It was very grassroots and we started building up audiences that were hungry for representation, for seeing material that reflected them, to be able to sit in an audience and see actors who reflect them and feel a connection to. So then, as we started developing more stage readings, and they got very elaborate, we had costumes and props and movement, we decided— I asked the group how they felt about MediaRites taking it on as a project so that we could get funding. It's very difficult in most cities for a startup organization to get major funding, so because MediaRites as a multicultural media production organization, was able to have a track record, a proven track record. So we were able to get funding for our productions.

We continued up into actually staging two fully staged productions, and through the resources that MediaRites got also for professional development, we were able to have more leadership training with Samson. Samson, you want to talk about that development? Because I think that's also missing from a lot of organizations, is to give that professional development opportunity.

Samson: Yeah. I think to truly start from the beginning, my introduction to theatre and art, I grew up in Arkansas, in rural Arkansas. I grew up on a farm gathering eggs for my parents, and I was introduced to theatre in high school, and then in college it actually wasn't a major yet, it wasn't a degree that was offered. Then when it finally was, I went ahead and did that, because that's where I found my community, that's where I found my friends and where I basically found my voice a bit. Then that actually brought me here to Portland, and I did see a trend of not very many Asian roles for Asian actors, and not very many Asian actors.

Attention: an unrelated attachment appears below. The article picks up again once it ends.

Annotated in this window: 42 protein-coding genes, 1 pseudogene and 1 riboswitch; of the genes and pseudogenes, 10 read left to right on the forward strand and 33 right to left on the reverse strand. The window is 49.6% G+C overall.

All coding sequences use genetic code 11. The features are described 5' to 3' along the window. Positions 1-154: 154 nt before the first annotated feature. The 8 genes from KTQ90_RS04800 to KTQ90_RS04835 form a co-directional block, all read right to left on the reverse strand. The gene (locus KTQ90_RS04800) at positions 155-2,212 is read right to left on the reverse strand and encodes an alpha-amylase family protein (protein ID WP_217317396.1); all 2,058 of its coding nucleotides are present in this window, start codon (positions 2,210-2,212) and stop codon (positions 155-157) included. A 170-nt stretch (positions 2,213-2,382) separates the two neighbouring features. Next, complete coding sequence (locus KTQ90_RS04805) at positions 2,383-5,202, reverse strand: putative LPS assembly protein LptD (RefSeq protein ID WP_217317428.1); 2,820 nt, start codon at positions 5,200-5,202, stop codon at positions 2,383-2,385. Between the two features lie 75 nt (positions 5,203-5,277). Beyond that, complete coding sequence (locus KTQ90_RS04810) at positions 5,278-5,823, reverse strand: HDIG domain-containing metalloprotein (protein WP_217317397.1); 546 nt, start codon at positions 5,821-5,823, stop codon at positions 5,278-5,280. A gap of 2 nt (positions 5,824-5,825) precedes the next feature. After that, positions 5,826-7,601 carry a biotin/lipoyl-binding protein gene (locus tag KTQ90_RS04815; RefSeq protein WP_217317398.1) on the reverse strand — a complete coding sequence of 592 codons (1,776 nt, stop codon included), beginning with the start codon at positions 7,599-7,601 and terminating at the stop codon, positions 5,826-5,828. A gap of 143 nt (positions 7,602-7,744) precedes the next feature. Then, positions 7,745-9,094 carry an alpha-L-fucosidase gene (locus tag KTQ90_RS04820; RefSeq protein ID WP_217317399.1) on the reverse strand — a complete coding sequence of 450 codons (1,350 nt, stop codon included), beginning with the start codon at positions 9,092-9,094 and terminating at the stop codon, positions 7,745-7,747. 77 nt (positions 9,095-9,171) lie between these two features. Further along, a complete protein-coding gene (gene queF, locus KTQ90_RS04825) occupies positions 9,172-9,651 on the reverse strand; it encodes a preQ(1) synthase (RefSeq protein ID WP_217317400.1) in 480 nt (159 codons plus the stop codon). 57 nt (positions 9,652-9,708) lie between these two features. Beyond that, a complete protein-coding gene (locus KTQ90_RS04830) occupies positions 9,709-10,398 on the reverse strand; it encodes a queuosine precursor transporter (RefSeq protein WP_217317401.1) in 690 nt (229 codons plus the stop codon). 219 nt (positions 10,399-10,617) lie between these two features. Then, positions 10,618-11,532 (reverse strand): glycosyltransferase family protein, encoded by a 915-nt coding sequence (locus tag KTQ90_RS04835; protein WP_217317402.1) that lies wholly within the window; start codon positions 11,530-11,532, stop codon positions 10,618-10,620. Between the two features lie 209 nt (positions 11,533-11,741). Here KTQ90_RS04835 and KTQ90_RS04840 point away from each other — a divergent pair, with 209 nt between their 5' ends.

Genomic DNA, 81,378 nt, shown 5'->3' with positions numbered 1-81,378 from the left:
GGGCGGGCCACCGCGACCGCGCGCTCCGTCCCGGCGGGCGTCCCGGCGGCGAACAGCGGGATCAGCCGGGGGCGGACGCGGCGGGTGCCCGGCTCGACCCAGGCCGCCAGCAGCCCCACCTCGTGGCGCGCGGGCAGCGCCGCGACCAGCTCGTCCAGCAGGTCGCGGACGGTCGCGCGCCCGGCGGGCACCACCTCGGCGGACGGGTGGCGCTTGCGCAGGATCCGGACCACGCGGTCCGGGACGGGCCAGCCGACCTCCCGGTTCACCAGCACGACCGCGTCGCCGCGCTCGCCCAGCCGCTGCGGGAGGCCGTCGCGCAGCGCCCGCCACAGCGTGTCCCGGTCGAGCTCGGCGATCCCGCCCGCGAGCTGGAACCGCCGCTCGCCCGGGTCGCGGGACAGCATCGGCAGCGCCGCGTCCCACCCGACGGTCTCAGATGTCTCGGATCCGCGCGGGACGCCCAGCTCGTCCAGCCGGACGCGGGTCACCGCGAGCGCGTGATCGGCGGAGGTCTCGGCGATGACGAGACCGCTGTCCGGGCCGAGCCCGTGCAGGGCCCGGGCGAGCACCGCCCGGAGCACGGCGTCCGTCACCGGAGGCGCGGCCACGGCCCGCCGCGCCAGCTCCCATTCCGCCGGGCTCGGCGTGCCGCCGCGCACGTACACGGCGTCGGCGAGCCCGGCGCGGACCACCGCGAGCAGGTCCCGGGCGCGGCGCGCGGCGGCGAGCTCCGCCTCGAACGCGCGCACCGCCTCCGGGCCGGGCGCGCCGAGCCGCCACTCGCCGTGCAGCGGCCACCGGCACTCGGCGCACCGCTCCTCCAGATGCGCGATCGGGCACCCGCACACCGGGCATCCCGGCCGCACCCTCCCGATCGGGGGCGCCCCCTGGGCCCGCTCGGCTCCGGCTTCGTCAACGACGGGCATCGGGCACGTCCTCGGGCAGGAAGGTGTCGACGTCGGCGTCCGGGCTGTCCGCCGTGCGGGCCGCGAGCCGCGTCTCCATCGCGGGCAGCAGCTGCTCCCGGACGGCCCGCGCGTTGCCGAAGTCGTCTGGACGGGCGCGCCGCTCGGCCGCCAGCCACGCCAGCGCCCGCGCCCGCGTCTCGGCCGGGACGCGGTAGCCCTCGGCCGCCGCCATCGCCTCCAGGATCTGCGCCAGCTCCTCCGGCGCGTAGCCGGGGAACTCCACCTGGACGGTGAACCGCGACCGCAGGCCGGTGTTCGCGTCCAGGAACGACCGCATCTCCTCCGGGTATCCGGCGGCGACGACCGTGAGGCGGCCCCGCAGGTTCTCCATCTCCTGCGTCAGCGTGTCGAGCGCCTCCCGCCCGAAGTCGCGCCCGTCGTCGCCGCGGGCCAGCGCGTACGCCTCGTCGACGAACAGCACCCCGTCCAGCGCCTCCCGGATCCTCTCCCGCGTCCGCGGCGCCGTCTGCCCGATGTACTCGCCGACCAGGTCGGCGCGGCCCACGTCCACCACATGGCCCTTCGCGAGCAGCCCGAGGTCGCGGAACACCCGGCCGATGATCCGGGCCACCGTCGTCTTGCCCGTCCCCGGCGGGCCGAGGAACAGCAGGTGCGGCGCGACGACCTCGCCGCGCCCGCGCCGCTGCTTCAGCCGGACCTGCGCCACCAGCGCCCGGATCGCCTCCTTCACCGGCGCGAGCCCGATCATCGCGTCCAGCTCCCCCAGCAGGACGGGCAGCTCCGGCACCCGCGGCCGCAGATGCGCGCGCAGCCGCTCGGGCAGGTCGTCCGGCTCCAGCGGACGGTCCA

When I would ask the other Asian actors that I would find, like Dmae and other members of Theatre Diaspora, they would say, "Well, there aren't any roles for us, so we leave." Then when I talked to arts organizations, they would say, "Well, there aren't any Asian actors here, so we don't have those roles for them." It really puzzled me because when roles aren't specified as specific race or ethnicity, I think the neutral— I think people think that the neutral is white. How do we fight against that? How do we create more spaces for us and people that look like us? That's when I talked to Dmae and we did come up with the project of Theatre Diaspora.

So I think what Dmae was talking about with this leadership, I think that's why visibility was so important to us, because visibility really opens up possibilities. To be able to see someone like me on stage, it opens up an opportunity for me to say, "Oh, maybe I could do that." To see people like me in leadership roles, it opens up the opportunity and I think that's a way that we can open things up to make things more equitable, make everyone feel safe enough to actually go for their dreams, go for what they want to do.

Dmae: Well, and through that also is empowerment too, because Samson was able to go ahead and apply for 501(c)3 status, which is so crucial to the future of Theatre Diaspora. He was successful at that and has been very successful at getting funds right away, and to get grants from really tough places to get funding from, such as foundations, private foundations. So all of this led to being able to have more empowerment too, and I think that what I find really great is also that we have these two separate organizations now that can occasionally partner and share resources.